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Firenze, Italy

Stasi C.,University of Florence | Stasi C.,Health Agency of Tuscany | Bellini M.,University of Pisa | Bassotti G.,University of Perugia | And 2 more authors.
Techniques in Coloproctology | Year: 2014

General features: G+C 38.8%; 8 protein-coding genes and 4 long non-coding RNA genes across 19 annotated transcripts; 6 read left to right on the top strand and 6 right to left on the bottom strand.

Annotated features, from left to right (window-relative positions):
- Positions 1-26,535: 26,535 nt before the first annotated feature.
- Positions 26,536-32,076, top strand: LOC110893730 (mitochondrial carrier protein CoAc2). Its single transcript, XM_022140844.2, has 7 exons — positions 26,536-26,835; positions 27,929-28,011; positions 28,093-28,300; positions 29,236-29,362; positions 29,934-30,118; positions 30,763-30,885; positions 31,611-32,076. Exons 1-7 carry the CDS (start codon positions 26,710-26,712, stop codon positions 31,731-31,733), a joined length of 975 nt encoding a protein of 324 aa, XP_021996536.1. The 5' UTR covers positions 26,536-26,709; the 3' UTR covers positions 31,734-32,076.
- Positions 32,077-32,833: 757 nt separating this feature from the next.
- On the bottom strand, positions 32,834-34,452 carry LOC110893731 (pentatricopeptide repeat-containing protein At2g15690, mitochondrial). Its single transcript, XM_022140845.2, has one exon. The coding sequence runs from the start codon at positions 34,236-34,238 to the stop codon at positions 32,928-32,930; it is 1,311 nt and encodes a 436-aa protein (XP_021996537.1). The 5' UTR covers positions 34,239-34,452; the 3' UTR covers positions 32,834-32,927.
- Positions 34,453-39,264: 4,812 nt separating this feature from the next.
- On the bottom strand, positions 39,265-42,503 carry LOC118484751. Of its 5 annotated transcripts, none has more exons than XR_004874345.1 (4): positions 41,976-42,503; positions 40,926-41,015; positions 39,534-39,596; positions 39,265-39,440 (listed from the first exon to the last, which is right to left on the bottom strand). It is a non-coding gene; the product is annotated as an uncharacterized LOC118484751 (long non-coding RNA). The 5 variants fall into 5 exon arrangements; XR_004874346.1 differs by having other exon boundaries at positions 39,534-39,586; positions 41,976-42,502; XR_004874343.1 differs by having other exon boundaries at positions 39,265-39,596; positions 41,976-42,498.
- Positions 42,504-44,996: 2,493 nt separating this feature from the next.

Background: Irritable bowel syndrome (IBS) is a functional disorder of the gastrointestinal tract characterized by abdominal discomfort, pain and changes in bowel habits, often associated with psychological/psychiatric disorders. It has been suggested that the development of IBS may be related to the body's response to stress, which is one of the main factors that can modulate motility and visceral perception through the interaction between brain and gut (brain-gut axis). The present review will examine and discuss the role of serotonin (5-hydroxytryptamine, 5-HT) receptor subtypes in the pathophysiology and therapy of IBS. Methods: Search of the literature published in English using the PubMed database. Results: Several lines of evidence indicate that 5-HT and its receptor subtypes are likely to have a central role in the pathophysiology of IBS. 5-HT released from enterochromaffin cells regulates sensory, motor and secretory functions of the digestive system through the interaction with different receptor subtypes. It has been suggested that pain signals originate in intrinsic primary afferent neurons and are transmitted by extrinsic primary afferent neurons. Moreover, IBS is associated with abnormal activation of central stress circuits, which results in altered perception during visceral stimulation. Conclusions: Altered 5-HT signaling in the central nervous system and in the gut contributes to hypersensitivity in IBS. The therapeutic effects of 5-HT agonists/antagonists in IBS are likely to be due also to the ability to modulate visceral nociception in the central stress circuits. Further studies are needed in order to develop an optimal treatment. © 2013 Springer-Verlag.